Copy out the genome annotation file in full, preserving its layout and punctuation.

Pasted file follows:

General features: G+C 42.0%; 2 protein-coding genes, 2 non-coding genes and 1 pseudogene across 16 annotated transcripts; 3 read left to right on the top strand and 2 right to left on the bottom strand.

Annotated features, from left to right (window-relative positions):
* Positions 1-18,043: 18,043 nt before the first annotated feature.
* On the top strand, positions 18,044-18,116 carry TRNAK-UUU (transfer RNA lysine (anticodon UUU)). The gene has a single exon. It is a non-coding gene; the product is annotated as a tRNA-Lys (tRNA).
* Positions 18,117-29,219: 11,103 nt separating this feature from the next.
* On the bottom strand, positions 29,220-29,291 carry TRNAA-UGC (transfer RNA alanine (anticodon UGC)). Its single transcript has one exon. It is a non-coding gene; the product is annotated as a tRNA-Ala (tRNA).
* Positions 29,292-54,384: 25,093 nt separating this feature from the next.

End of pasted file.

General features: G+C 42.0%; 2 protein-coding genes, 2 non-coding genes and 1 pseudogene across 16 annotated transcripts; 3 read left to right on the top strand and 2 right to left on the bottom strand.

Annotated features, from left to right (window-relative positions):
* Positions 1-18,043: 18,043 nt before the first annotated feature.
* On the top strand, positions 18,044-18,116 carry TRNAK-UUU (transfer RNA lysine (anticodon UUU)). The gene has a single exon. It is a non-coding gene; the product is annotated as a tRNA-Lys (tRNA).
* Positions 18,117-29,219: 11,103 nt separating this feature from the next.
* On the bottom strand, positions 29,220-29,291 carry TRNAA-UGC (transfer RNA alanine (anticodon UGC)). Its single transcript has one exon. It is a non-coding gene; the product is annotated as a tRNA-Ala (tRNA).
* Positions 29,292-54,384: 25,093 nt separating this feature from the next.